OPEC ends Cairo meeting without new output cuts

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CAIRO, EgyptOPEC ended a hastily convened meeting in Cairo Saturday without announcing new output cuts, despite the steep drop in crude prices and the threat it poses to member governments' national budgets.

The oil producing group's president, Chakib Khelil, said OPEC is concerned about the weakening world economy and its impact on oil prices. The group, however, will likely wait until a meeting in Algeria on Dec. 17 to decide whether to cut additional crude supplies from the market.

Khelil said oil ministers of the Organization of Petroleum Exporting Countries "agreed to take any additional action on 17th of December to balance oil supply and demand and achieve market stability."

His comments came after the group convened what it called a consultative meeting in Cairo to take stock of market situations and to asses whether members were complying with a 1.5 million barrel per day output cut announced Oct. 24 in Vienna, Austria.

Khelil said preliminary market data indicated members were complying with the earlier cuts.

Saudi Arabia's king said in an interview published Saturday in a Kuwaiti newspaper that the price of oil should be $75 a barrel, much higher than it is now, but the conclusion of the Cairo meeting with no announcement on output indicated no measures would likely be taken until OPEC meets again next month.

Saudi Oil Minister Ali Naimi went into Saturday's meeting saying OPEC would "do what needs to be done" to shore up falling oil prices when the group meets in Algeria, but for now it was "too early."

Naimi, whose country is the world's largest oil producer, said the bloc needs to wait until the Algeria meeting to assess the impact of earlier production cuts.

The cut announced in Vienna has so far failed to stop the price drop, and the cartel abruptly convened the Cairo gathering on the sidelines of the Organization of Arab Petroleum Exporting Countries' meeting.

The price of crude stood at about $147 a barrel in mid-July. On Friday, the U.S. benchmark West Texas Intermediate crude for January delivery was trading at about $54 per barrel.

The price drop and the wider financial meltdown threatens to cut deeply into OPEC member states' government budgets.

"We believe the fair price for oil is $75 a barrel," Saudi King Abdullah was quoted as saying in Saturday's edition of the Kuwaiti newspaper Al-Seyassah. He did not say how the price could be raised.

The king was echoed by Qatar's Oil Minister Abdullah Bin Hamad al-Attiya, who told the Arab news channel Al-Arabiya that prices needed to rise to guarantee investment in the oil sector.

"The price between 70 to 80 (dollars a barrel) is the one encouraging in investment and developing new or current oil fields," he said. "It falls below 70 (dollars), the investment would freeze, which will lead to a crisis in supply in the future."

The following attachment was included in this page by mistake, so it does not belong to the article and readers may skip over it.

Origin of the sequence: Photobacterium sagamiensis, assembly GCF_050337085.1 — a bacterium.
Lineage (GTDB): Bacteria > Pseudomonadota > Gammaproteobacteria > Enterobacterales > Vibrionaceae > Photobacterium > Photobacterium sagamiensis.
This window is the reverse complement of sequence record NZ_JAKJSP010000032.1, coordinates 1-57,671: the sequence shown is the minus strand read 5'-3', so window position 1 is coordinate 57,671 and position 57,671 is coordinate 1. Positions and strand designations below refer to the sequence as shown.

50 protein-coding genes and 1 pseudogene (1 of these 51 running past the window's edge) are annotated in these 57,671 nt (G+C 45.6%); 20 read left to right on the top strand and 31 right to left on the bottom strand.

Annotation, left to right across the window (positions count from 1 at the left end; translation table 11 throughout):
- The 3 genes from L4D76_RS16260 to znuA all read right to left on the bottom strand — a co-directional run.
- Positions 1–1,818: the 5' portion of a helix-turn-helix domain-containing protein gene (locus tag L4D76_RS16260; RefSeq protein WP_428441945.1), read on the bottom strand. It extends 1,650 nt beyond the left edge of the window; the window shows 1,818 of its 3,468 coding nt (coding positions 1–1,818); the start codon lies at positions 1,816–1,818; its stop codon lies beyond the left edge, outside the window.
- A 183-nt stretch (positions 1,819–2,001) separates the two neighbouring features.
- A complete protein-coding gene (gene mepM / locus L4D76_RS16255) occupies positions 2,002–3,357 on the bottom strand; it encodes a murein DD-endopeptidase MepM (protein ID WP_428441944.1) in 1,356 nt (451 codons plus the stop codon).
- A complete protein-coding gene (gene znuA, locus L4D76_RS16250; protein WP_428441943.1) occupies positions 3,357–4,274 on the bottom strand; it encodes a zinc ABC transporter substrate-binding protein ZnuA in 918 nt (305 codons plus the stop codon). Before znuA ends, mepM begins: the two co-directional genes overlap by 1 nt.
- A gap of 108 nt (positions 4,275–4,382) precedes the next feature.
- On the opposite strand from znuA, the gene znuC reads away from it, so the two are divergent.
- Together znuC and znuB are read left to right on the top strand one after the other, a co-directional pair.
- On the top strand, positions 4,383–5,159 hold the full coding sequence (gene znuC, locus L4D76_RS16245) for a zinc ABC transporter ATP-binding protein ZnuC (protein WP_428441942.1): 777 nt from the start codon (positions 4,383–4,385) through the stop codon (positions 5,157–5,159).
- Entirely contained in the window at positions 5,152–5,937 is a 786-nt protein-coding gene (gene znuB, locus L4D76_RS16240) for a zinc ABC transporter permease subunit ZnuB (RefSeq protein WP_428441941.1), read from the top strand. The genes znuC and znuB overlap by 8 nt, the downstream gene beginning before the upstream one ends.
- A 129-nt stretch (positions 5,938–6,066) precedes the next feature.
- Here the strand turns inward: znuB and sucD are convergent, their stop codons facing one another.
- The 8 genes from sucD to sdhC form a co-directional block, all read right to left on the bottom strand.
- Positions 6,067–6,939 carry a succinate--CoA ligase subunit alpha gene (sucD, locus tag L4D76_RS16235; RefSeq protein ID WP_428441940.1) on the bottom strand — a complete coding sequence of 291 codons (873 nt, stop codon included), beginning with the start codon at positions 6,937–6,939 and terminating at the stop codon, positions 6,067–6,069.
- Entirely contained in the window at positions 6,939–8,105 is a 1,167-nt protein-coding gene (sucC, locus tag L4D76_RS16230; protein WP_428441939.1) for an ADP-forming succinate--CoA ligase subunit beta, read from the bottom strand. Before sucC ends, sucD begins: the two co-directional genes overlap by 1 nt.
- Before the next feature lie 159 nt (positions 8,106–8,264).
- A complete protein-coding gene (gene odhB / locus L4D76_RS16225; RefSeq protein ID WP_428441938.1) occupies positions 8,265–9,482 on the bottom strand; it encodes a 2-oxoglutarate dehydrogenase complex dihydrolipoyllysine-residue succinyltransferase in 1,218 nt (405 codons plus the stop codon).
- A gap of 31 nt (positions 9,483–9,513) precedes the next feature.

Nigerian Oil Minister Odein Ajumogobia also said they would be "very happy" with oil at $75.

Kuwait's oil minister, Mohammed al-Aleem, warned the market is oversupplied, and he didn't rule out the need for OPEC to cut production further. But he, too, said he believed there was no need for OPEC to make a decision in Cairo on cutting output.

"We believe a decision could be taken ... but I think it will happen in Algeria," he said, before the start of Saturday's session.

Al-Aleem said current prices could undercut investment in future projects and were not good for either producers or consumers.

The recent price drop has left OPEC price hawks Venezuela and Iran clamoring for further reductions of at least 1 million barrels a day. Both countries need crude at about $90 per barrel to meet spending needs aimed in part at propping up domestically unpopular regimes.

Other OPEC members, such as Nigeria and Ecuador, face budget problems too, making them reluctant to implement more cuts that might shrink revenue further.

The Saudis are better positioned to cope with the drop in prices. The International Monetary Fund estimates Riyadh needs crude in the range of about $50 per barrel for 2008 fiscal accounts to break even.

The statements by the king, however, indicate that normally dovish Saudi Arabia is ready to see the price rise, indicating cuts will eventually take place.

OPEC itself, along with the International Energy Agency, has significantly revised down its projections for demand growth in 2009.

Meanwhile, global crude inventories are growing, as evidenced by a U.S. government report showing a surprisingly large 7 million barrel build in stocks last week in the world's largest energy consumer.

OPEC's last round of cuts would put its total production at about 30.5 million barrels per day, according to the IEA. That is about 500,000 barrels per day higher than the forecast call on OPEC crude in much of 2009.

A Nov. 24 New York-based Oppenheimer & Co. research report says that for oil to rebound to $65 a barrel, OPEC would need to cut crude production by more than 3 million barrels per day from its September levels — a move it called highly unlikely.


Associated Press Writer Hadeel al-Shalchi contributed to this report.